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A simple proof for time dilation can be found here

http://en.wikipedia.org/wiki/Time_dilation#Simple_inference_of_time_dilation_due_to_relative_velocity

What I am confused about is that when the proof calculates the longer distance light has to travel, doesn't it ignore the effects of length contraction, which will occur at relativistic speeds?

here

According to the diagram shown, the horizontal component if you will of the distance traveled is simply the velocity times the time, but I thought that the length would be contracted as I am a moving observer?

here

Is there a flaw in my logic?

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    $\begingroup$ The length of what? Certainly L will not be contracted as it is perpendicular to the direction of travel. $\endgroup$ – m4r35n357 Nov 5 '14 at 11:59
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    $\begingroup$ But the horizontal component should be contracted, but that doesn't seem to be taken into account? $\endgroup$ – Joshua Lin Nov 5 '14 at 12:10
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    $\begingroup$ The horizontal component (of what? Make sure you are precise about this) does not enter into the description of the problem, which is purely about time. Yes, it does happen, but it's just not part of the scenario as described. $\endgroup$ – m4r35n357 Nov 5 '14 at 14:01
  • $\begingroup$ @m4r35n357 - The horizontal component does enter into the analysis, because the time dilation relation is derived from the fact that distance/time must be c in this frame, and distance is equal to $\sqrt{L^2 + (v\Delta t'/2)^2}$ (pythagorean theorem using the vertical distance $L$ and the horizontal distance $v\Delta t'/2$), so you get $\sqrt{L^2 + (v\Delta t'/2)^2}/(\Delta t'/2) = c$ and solve for $\Delta t'$, which can then be related to the time $(\Delta t/2) = L/c$ in the frame where the light clock is at rest. $\endgroup$ – Hypnosifl Nov 5 '14 at 18:03
  • $\begingroup$ The length contraction here should be accounted for as regards the length (1/2)vt'. Also, this proof is faulty, because two different observers cannot see the same ray of light. Light is always local phenomenon, i.e. can be recorded only by the observer/detector it is actually sent to. It simply does not exist - as far as physics is concerned - for other frames and observers. So your picture does not represent any real physical situation, and an experiment like this could never be performed. $\endgroup$ – bright magus Nov 10 '14 at 9:03
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Length contraction only applies to situations where you have a system with two "ends" that are moving at the same velocity, and you know the distance L between these ends in the frame S where they are at rest, and want to know the distance L' between them at any given instant in some other frame S' where they are moving at velocity v along the axis joining the two ends. That "at any given instant" is key--you must be talking about two events on the worldlines of the ends that are simultaneous in frame S'. If on the other hand you have two events that are not simultaneous in either of the frames you're considering, like the event of a light ray leaving the bottom mirror and the event of the light ray arriving at the top mirror, then you can't use the length contraction equation to relate the distance between the events in frame S to the distance between them in frame S'. Instead, if S' is moving at speed v in the +x direction relative to S, you can use the full Lorentz transformation equations on the position and time intervals $\Delta x$ and $\Delta t$ between the pair of events:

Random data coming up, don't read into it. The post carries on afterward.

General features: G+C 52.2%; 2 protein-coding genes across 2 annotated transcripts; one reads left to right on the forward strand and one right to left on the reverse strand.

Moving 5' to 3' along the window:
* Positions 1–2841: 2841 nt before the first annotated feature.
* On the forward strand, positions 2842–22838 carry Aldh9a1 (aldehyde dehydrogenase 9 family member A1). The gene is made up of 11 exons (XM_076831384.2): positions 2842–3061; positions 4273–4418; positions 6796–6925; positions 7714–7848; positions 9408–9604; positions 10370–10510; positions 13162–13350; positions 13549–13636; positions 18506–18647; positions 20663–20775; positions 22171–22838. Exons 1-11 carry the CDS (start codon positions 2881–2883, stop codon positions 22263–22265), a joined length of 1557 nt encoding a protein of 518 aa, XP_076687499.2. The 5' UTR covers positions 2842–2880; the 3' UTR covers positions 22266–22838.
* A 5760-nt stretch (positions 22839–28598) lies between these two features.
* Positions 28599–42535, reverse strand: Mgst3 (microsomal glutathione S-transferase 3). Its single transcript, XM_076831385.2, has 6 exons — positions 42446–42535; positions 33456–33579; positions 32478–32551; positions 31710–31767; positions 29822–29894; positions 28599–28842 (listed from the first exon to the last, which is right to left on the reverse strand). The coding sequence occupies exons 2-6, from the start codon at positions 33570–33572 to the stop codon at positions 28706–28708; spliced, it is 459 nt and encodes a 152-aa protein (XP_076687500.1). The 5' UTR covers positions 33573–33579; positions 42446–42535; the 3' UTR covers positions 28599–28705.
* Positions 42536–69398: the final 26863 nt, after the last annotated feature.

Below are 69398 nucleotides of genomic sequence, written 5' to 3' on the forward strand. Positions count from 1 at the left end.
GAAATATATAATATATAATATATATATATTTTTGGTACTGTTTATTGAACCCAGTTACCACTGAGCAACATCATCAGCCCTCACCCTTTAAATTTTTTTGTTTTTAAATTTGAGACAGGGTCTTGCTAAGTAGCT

$ \Delta x' = \frac{1}{\sqrt{1-v^2/c^2}} (\Delta x - v\Delta t)$

$ \Delta y' = \Delta y $

$ \Delta z' = \Delta z $

$ \Delta t' = \frac{1}{\sqrt{1-v^2/c^2}} (\Delta t - v\Delta x/c^2)$

And the reverse version:

$ \Delta x = \frac{1}{\sqrt{1-v^2/c^2}} (\Delta x' + v\Delta t')$

$ \Delta y = \Delta y' $

$ \Delta z = \Delta z' $

$ \Delta t = \frac{1}{\sqrt{1-v^2/c^2}} (\Delta t' + v\Delta x'/c^2)$

Note that the first of the reverse equations reduces to the length contraction equation in the specific case where $\Delta t' = 0$ (the two events are simultaneous in S') and $\Delta x' = L'$--in that case $\Delta x = L = \frac{1}{\sqrt{1-v^2/c^2}} (L' + v*0)$, so $L' = \sqrt{1 - v^2/c^2} L$. But you aren't allowed to use the length contraction equation in other situations.

You could imagine we had a rigid measuring-rod that stretched vertically from one mirror to the other, of course--then it does have two "ends", and you can ask about the distance between them at any given moment in the frame where the light-clock is moving horizontally. But as I said in my first sentence, the length contraction equation only applies when you're using a frame where the ends "are moving at velocity v along the axis joining the two ends"--in this example, the axis of motion is horizontal, whereas the axis joining the two ends is vertical. You can see from the Lorentz transformation equation that even if $\Delta t'=0$ for two events, if their separation is entirely along the y and/or z axis, so they have zero spatial separation $\Delta x'$ along the axis that the two frames are moving relative to one another, the distance between these events will be the same in both frames since $\Delta y = \Delta y'$ and $\Delta z = \Delta z'$. Sometimes this is stated succinctly by noting that "length contraction is only along the axis of motion".